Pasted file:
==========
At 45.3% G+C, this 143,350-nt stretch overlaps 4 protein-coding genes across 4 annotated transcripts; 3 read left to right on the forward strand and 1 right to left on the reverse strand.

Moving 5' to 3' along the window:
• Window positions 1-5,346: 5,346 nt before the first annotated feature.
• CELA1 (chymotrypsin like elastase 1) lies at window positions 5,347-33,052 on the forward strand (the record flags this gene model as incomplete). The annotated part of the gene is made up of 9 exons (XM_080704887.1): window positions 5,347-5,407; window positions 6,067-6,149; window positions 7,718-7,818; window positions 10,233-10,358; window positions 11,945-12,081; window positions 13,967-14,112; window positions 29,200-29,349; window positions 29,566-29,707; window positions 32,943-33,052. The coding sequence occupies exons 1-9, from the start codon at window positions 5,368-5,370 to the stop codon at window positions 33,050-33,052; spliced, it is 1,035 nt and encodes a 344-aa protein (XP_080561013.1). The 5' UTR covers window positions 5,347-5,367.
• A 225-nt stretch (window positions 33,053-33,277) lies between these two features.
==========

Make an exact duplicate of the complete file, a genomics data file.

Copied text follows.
At 45.3% G+C, this 143,350-nt stretch overlaps 4 protein-coding genes across 4 annotated transcripts; 3 read left to right on the forward strand and 1 right to left on the reverse strand.

Moving 5' to 3' along the window:
• Window positions 1-5,346: 5,346 nt before the first annotated feature.
• CELA1 (chymotrypsin like elastase 1) lies at window positions 5,347-33,052 on the forward strand (the record flags this gene model as incomplete). The annotated part of the gene is made up of 9 exons (XM_080704887.1): window positions 5,347-5,407; window positions 6,067-6,149; window positions 7,718-7,818; window positions 10,233-10,358; window positions 11,945-12,081; window positions 13,967-14,112; window positions 29,200-29,349; window positions 29,566-29,707; window positions 32,943-33,052. The coding sequence occupies exons 1-9, from the start codon at window positions 5,368-5,370 to the stop codon at window positions 33,050-33,052; spliced, it is 1,035 nt and encodes a 344-aa protein (XP_080561013.1). The 5' UTR covers window positions 5,347-5,367.
• A 225-nt stretch (window positions 33,053-33,277) lies between these two features.